Who is going to update the content?
Outdated content is arguably the number one reason a business opts for their website to be redesigned. However, just because the web developer/designer is rebuilding the web environment, it’s generally not their responsibility or focus to rework, expand and evolve the brand’s digital footprint.
The majority of the time most web development is halted or redirected to the website owner failing to have a clear plan on how content updates should happen. Thus it’s key to put the hard hours in at first and update the website content before actually engaging the web developer. The simplest way to do this is to create a doc that has each page of the website and then make changes and highlight in red for the developer.
Does the new website break on mobile?
Most developers are faced with the challenge of panel beating desktop designed websites into a mobile-friendly environment. Just because developers have this skill set, doesn’t mean that it is the most future proof plan. Rather than panel beating, it’s best to design the entire website with the mobile experience being the primary focus.
- Good developers build websites according to the brief they’ve been given and are able to evolve a concept into a living website according to a set of deadlines.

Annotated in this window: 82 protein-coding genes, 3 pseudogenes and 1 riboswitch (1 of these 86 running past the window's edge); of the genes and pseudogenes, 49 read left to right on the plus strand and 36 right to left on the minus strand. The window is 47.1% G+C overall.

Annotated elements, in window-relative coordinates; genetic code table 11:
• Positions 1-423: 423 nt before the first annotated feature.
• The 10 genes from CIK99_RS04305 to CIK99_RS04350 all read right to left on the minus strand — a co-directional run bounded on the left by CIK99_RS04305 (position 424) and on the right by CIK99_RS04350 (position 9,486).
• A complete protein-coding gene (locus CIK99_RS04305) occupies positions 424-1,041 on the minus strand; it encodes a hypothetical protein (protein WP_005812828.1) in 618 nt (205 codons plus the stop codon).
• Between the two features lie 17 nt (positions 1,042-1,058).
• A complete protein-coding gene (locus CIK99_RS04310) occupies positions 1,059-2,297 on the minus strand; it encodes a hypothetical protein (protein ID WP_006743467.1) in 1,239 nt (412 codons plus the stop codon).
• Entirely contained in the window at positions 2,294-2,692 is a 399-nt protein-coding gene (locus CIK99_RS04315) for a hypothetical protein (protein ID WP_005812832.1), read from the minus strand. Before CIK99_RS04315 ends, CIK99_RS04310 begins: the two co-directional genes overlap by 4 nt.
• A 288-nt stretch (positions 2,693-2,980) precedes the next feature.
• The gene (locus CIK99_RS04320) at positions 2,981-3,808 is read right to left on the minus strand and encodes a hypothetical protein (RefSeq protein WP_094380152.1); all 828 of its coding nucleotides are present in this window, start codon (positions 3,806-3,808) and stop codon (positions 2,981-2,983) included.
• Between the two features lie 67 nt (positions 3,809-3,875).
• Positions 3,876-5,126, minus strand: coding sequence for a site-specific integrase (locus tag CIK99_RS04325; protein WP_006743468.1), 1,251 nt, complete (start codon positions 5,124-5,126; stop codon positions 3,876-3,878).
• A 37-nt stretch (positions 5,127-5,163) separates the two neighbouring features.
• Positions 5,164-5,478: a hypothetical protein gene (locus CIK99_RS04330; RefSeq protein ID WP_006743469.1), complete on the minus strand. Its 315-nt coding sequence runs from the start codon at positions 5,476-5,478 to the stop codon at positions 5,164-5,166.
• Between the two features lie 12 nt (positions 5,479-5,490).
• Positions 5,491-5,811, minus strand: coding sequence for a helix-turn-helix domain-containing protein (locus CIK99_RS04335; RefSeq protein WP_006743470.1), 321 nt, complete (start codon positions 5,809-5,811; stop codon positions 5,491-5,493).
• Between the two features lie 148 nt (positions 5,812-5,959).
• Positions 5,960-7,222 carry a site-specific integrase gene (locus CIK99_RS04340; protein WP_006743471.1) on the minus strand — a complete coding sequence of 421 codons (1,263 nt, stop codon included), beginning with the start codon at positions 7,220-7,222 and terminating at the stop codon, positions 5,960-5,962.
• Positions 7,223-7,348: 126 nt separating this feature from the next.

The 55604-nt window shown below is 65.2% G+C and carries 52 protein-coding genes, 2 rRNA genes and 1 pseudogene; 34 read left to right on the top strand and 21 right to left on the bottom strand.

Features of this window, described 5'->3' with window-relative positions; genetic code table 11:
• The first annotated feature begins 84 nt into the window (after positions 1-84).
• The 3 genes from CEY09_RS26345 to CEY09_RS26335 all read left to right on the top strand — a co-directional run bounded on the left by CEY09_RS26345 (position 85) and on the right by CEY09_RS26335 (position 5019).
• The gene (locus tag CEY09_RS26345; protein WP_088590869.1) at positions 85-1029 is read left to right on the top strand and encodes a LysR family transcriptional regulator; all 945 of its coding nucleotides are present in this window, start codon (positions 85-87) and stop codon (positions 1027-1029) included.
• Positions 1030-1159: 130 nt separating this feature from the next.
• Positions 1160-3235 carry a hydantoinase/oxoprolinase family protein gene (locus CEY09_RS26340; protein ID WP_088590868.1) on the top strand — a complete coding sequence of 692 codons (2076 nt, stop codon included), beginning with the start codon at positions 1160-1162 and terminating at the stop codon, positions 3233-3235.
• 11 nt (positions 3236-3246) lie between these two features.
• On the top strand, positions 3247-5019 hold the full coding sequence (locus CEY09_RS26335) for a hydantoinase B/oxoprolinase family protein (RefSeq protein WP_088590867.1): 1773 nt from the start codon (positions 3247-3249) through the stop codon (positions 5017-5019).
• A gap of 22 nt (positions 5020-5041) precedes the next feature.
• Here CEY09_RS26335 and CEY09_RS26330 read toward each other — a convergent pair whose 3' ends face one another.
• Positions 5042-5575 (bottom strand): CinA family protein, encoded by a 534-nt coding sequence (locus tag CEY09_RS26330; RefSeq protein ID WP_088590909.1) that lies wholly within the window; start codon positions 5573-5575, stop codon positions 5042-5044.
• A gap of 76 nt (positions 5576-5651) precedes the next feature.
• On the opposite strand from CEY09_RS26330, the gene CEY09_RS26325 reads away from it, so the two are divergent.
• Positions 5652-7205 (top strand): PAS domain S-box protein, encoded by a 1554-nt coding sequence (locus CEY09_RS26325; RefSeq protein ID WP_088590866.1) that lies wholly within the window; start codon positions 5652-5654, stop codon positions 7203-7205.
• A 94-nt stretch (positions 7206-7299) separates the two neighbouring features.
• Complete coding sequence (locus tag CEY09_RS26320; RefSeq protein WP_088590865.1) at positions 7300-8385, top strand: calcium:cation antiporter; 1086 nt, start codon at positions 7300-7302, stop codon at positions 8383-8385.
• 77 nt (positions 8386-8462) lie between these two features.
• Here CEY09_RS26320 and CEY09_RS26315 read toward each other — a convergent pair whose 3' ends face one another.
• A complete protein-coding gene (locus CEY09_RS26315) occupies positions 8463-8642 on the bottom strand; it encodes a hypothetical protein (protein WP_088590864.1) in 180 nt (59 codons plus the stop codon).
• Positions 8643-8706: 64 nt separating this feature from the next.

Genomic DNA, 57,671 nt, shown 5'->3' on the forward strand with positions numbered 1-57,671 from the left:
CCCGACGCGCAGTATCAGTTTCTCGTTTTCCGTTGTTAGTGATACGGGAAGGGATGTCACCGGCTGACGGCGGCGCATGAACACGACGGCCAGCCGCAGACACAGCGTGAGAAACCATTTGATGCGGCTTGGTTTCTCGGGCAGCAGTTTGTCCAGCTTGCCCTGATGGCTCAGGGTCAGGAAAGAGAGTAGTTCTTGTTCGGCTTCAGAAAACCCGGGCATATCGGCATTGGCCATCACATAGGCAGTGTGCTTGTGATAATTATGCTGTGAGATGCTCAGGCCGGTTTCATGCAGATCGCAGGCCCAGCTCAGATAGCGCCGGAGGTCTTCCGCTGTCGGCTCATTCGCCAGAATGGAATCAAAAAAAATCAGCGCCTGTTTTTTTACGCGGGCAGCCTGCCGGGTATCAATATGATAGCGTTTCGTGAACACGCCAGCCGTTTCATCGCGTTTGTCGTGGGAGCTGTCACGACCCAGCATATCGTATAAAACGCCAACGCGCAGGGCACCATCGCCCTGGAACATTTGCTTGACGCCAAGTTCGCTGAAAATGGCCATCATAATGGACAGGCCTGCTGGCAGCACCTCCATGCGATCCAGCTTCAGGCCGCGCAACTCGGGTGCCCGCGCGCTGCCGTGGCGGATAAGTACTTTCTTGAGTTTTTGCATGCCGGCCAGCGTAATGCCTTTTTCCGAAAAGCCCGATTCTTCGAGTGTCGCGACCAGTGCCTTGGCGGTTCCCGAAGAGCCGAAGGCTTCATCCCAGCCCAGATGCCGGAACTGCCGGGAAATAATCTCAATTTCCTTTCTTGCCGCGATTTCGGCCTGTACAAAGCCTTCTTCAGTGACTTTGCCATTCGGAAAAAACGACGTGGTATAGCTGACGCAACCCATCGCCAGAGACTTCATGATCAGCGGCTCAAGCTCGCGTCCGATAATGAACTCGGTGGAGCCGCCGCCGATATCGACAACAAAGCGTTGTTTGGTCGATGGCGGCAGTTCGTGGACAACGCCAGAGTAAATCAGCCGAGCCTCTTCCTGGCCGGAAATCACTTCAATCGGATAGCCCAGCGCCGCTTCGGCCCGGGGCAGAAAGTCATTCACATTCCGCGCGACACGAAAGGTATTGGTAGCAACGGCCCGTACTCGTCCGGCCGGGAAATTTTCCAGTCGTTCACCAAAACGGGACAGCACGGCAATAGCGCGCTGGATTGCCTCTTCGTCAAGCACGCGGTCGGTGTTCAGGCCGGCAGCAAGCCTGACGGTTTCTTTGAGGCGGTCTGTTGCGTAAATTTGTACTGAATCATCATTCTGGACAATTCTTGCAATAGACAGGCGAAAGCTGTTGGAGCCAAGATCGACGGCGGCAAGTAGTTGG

- Great developers build websites that have a functional backend, focused on the future-proofing of your website needs, where it’s easy to edit, update and progressively improve the website. They deliver what you need and not just what you want.
It’s 2018 people: Both users and Google expect your website to be mobile-first. This is no longer a nice idea, it’s a necessity.
Is Google excited about this update?
You’ve probably built a couple pages over the past few years and may wonder if anyone ever visits them. Well, it’s imperative to redirect all old pages to new pages. Simply, when someone tries to visit an old page, they are redirected to a new page. This is to ensure that all of your previous link equity and incoming traffic lands on an actual page. Failing to do this can most definitely result in a drop in Google traffic.
Is the new website idiot-proof?
Just because you and the team are super impressed by this amazing new feature you’ve built into the new website, doesn’t mean the average Joe is able to navigate and convert. Having your website in a “test” environment before launch is a great way to get others to test and comment. Ensuring that the website is easy to navigate, clear in objectives and progressively moving the user towards conversion, is key.
Here’s a quick list of things to check:
- How does someone contact you?
- Does the enquiry form notify the right person?
- Do all buttons work?
- Are there any assumptions that aren’t explained?
When it comes to website navigation, less is definitely more.
Are we able to track conversions?
Never have I looked at the Google Analytics setup of an account and been happy that the client’s business goals are actually being tracked. It’s crucial when launching a website to ensure that at least one goal is set up to track conversions. Having two years of basic tracked conversions is extremely helpful when looking to scale incoming traffic. The simplest way to do this is to get the developer to build a Thank You age and set up a Google Analytics goal tracking when a user visits the Thank You page.
Get it setup correctly the first time, it’s worth it.